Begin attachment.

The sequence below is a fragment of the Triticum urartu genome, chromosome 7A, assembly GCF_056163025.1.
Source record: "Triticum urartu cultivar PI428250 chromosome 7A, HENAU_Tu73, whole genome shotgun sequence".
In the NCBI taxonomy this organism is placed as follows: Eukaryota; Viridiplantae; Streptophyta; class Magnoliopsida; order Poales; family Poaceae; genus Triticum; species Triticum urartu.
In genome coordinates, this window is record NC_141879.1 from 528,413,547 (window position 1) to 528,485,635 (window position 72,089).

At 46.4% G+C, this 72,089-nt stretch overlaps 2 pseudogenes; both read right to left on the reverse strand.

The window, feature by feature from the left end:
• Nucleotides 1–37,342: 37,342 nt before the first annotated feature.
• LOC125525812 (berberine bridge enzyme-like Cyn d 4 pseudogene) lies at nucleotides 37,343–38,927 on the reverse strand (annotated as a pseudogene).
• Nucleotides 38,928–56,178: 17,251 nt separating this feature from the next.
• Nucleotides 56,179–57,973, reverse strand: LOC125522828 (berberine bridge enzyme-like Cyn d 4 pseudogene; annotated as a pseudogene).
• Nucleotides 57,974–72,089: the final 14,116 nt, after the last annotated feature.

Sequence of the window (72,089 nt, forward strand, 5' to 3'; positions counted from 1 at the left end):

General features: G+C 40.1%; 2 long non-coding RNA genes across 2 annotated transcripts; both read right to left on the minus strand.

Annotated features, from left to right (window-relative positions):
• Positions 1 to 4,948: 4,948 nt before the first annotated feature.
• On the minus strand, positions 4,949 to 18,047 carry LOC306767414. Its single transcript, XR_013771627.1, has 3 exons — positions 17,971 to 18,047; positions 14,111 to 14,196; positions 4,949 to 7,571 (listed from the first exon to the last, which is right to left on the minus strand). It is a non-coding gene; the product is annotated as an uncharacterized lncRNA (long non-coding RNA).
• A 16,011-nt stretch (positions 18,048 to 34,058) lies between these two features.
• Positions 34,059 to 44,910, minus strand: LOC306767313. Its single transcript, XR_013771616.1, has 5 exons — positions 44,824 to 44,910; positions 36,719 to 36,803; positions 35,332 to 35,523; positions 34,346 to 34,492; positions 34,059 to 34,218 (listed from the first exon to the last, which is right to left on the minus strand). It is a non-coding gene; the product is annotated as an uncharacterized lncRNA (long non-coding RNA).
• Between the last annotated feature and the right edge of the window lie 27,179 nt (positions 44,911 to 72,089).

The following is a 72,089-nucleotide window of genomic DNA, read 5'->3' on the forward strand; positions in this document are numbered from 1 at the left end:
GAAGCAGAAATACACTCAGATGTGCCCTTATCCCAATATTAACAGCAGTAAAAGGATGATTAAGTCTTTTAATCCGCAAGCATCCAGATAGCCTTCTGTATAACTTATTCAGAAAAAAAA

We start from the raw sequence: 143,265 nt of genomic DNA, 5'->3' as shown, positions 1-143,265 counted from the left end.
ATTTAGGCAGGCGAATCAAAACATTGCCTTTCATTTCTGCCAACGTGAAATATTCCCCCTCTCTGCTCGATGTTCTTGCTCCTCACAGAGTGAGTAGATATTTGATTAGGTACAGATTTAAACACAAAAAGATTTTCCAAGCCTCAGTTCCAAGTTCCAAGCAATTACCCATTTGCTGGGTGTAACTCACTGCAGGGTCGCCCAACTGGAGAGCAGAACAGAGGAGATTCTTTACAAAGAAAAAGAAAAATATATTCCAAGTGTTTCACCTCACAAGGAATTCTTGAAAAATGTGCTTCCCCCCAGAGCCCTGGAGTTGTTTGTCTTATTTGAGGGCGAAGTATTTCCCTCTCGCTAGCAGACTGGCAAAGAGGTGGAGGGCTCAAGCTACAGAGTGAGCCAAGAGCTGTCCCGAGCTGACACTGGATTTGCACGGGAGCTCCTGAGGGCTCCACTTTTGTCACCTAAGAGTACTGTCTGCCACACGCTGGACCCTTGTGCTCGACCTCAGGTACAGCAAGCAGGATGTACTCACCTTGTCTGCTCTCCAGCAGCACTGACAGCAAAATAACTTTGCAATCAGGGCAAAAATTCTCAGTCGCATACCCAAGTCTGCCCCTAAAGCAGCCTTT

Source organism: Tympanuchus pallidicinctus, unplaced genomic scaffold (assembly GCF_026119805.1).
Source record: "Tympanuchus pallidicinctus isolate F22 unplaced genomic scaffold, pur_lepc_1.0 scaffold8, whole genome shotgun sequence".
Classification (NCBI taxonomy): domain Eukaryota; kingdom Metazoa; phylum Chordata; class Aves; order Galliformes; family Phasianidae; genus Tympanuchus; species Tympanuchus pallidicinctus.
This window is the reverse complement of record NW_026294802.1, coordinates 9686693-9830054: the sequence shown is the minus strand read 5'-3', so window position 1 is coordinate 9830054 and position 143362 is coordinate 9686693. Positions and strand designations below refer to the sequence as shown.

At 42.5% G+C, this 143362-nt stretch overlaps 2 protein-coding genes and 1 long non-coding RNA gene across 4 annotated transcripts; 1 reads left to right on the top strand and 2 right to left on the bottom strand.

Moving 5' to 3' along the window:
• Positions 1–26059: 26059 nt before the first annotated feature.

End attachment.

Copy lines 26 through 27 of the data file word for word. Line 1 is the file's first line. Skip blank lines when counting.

Classification (NCBI taxonomy): domain Eukaryota; kingdom Metazoa; phylum Chordata; class Aves; order Galliformes; family Phasianidae; genus Tympanuchus; species Tympanuchus pallidicinctus.
This window is the reverse complement of record NW_026294802.1, coordinates 9686693-9830054: the sequence shown is the minus strand read 5'-3', so window position 1 is coordinate 9830054 and position 143362 is coordinate 9686693. Positions and strand designations below refer to the sequence as shown.